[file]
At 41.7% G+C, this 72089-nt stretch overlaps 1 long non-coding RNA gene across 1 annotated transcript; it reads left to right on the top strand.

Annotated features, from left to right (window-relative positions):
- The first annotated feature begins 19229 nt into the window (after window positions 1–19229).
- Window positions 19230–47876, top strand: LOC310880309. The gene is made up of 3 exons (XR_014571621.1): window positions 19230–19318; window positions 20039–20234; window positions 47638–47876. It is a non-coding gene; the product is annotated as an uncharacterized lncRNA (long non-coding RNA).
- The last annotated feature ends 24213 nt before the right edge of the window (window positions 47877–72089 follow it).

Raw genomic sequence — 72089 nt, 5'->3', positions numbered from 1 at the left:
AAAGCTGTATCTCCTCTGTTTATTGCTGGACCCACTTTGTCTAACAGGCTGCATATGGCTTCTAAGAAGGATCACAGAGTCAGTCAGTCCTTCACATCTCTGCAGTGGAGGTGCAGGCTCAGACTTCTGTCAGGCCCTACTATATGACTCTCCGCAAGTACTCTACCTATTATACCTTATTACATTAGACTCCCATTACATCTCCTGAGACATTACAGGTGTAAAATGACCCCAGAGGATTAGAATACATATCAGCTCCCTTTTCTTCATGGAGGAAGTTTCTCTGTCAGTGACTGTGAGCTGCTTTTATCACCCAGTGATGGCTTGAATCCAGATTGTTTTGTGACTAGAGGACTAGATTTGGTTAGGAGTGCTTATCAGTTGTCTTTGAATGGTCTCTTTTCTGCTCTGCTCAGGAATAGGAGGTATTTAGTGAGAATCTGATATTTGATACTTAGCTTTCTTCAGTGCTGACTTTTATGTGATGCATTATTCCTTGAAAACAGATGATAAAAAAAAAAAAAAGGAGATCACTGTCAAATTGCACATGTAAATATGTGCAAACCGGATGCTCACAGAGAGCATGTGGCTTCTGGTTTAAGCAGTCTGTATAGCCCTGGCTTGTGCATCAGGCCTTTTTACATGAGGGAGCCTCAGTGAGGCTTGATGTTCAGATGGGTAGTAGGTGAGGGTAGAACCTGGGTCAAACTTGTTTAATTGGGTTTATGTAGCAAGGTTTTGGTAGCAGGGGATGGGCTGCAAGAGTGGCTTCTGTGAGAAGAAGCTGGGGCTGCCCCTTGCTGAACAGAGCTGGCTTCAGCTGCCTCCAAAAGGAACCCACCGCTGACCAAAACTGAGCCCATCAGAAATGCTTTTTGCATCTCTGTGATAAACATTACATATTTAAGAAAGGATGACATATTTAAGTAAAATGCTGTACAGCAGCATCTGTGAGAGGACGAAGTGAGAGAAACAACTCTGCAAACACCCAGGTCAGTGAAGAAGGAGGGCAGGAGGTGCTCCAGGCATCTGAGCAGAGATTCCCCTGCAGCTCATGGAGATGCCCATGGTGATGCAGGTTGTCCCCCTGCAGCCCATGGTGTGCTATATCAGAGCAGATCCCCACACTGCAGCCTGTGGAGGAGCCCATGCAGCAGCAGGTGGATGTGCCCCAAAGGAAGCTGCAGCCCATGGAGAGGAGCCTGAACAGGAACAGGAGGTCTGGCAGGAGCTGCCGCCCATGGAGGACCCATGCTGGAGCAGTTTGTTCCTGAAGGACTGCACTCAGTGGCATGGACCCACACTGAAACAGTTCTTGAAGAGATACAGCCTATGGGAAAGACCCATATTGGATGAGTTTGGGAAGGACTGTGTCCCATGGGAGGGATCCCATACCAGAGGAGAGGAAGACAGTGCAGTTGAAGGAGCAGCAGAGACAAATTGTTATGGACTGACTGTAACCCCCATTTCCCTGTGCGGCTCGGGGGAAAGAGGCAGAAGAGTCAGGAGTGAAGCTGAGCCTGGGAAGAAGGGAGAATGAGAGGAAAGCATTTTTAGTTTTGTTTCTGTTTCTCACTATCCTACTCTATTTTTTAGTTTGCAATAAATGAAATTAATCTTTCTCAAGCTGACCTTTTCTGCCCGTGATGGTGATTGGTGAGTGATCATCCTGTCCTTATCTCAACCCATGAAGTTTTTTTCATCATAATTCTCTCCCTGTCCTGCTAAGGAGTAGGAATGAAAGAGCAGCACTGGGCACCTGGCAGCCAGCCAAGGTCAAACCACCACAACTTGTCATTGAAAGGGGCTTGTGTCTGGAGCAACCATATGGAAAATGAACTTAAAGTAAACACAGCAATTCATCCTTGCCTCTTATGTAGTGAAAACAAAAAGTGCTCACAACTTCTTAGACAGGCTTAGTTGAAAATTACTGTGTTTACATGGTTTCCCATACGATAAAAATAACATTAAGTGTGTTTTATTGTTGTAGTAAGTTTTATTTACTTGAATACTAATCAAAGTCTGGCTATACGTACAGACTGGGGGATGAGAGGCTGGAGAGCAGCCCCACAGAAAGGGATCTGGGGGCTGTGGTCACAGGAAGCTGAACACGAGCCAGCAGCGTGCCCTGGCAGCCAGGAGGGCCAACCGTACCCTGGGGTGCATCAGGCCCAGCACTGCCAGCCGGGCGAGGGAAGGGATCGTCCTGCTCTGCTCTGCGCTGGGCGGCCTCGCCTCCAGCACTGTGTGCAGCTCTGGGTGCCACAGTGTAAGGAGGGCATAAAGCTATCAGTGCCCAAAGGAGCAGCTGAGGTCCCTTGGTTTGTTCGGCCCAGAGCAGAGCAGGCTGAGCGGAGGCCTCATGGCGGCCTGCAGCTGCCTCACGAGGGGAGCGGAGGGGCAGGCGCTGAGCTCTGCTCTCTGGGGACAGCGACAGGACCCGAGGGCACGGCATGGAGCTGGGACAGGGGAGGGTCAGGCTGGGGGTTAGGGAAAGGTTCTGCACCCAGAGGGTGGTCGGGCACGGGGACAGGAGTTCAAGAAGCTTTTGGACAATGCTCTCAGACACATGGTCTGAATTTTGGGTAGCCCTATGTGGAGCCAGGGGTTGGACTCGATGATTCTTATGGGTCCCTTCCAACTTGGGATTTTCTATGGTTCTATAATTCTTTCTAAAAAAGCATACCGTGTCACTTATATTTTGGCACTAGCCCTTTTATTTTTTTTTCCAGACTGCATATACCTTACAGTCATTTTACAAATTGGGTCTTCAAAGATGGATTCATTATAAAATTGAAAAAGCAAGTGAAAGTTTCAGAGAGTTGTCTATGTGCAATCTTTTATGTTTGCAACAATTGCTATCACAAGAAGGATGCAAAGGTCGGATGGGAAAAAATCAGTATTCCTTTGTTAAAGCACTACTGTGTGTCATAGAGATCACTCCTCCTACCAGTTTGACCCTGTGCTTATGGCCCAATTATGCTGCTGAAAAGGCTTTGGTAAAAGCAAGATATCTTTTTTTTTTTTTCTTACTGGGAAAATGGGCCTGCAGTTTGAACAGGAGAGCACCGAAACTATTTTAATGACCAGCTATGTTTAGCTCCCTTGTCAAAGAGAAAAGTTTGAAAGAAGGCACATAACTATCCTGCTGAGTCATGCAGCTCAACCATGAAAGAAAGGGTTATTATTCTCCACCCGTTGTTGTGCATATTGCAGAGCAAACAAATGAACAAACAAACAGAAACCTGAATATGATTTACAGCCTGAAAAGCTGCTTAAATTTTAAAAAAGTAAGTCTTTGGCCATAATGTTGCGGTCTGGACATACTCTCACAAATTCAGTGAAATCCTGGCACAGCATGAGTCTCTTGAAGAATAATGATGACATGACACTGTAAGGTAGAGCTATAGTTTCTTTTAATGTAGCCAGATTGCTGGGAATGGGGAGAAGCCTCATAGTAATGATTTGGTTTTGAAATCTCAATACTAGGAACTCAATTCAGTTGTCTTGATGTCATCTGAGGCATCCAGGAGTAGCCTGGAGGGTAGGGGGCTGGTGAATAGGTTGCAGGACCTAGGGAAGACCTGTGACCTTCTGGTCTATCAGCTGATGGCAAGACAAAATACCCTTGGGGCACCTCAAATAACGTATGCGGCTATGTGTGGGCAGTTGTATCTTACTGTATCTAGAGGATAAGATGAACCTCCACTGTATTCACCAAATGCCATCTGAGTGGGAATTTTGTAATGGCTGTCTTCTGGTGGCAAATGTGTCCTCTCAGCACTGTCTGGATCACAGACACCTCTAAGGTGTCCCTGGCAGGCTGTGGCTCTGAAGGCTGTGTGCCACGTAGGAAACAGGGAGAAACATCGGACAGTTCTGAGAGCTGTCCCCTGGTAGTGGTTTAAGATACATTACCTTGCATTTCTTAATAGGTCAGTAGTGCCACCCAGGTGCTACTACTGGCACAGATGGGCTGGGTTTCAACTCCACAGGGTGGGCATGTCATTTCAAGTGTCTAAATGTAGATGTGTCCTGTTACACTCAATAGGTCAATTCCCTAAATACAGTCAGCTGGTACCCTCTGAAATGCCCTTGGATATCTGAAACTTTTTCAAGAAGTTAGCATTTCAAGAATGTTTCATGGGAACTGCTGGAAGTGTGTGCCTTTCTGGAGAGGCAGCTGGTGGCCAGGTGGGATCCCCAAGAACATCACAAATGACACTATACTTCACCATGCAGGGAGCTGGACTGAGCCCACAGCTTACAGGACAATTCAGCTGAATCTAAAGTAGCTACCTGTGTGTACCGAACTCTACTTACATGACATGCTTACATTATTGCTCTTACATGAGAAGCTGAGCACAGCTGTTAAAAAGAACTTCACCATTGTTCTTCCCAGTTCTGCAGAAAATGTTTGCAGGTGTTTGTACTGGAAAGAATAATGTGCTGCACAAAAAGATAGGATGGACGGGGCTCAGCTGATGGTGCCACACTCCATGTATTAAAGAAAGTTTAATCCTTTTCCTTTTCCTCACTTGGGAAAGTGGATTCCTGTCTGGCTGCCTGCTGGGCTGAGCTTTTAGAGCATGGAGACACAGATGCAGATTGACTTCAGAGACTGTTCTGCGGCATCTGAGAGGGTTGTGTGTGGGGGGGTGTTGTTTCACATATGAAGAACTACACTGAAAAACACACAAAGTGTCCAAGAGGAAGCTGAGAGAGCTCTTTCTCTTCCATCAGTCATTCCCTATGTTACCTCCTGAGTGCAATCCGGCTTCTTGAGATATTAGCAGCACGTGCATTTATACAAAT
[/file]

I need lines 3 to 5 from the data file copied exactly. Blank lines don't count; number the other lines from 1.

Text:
- The first annotated feature begins 19229 nt into the window (after window positions 1–19229).
- Window positions 19230–47876, top strand: LOC310880309. The gene is made up of 3 exons (XR_014571621.1): window positions 19230–19318; window positions 20039–20234; window positions 47638–47876. It is a non-coding gene; the product is annotated as an uncharacterized lncRNA (long non-coding RNA).
- The last annotated feature ends 24213 nt before the right edge of the window (window positions 47877–72089 follow it).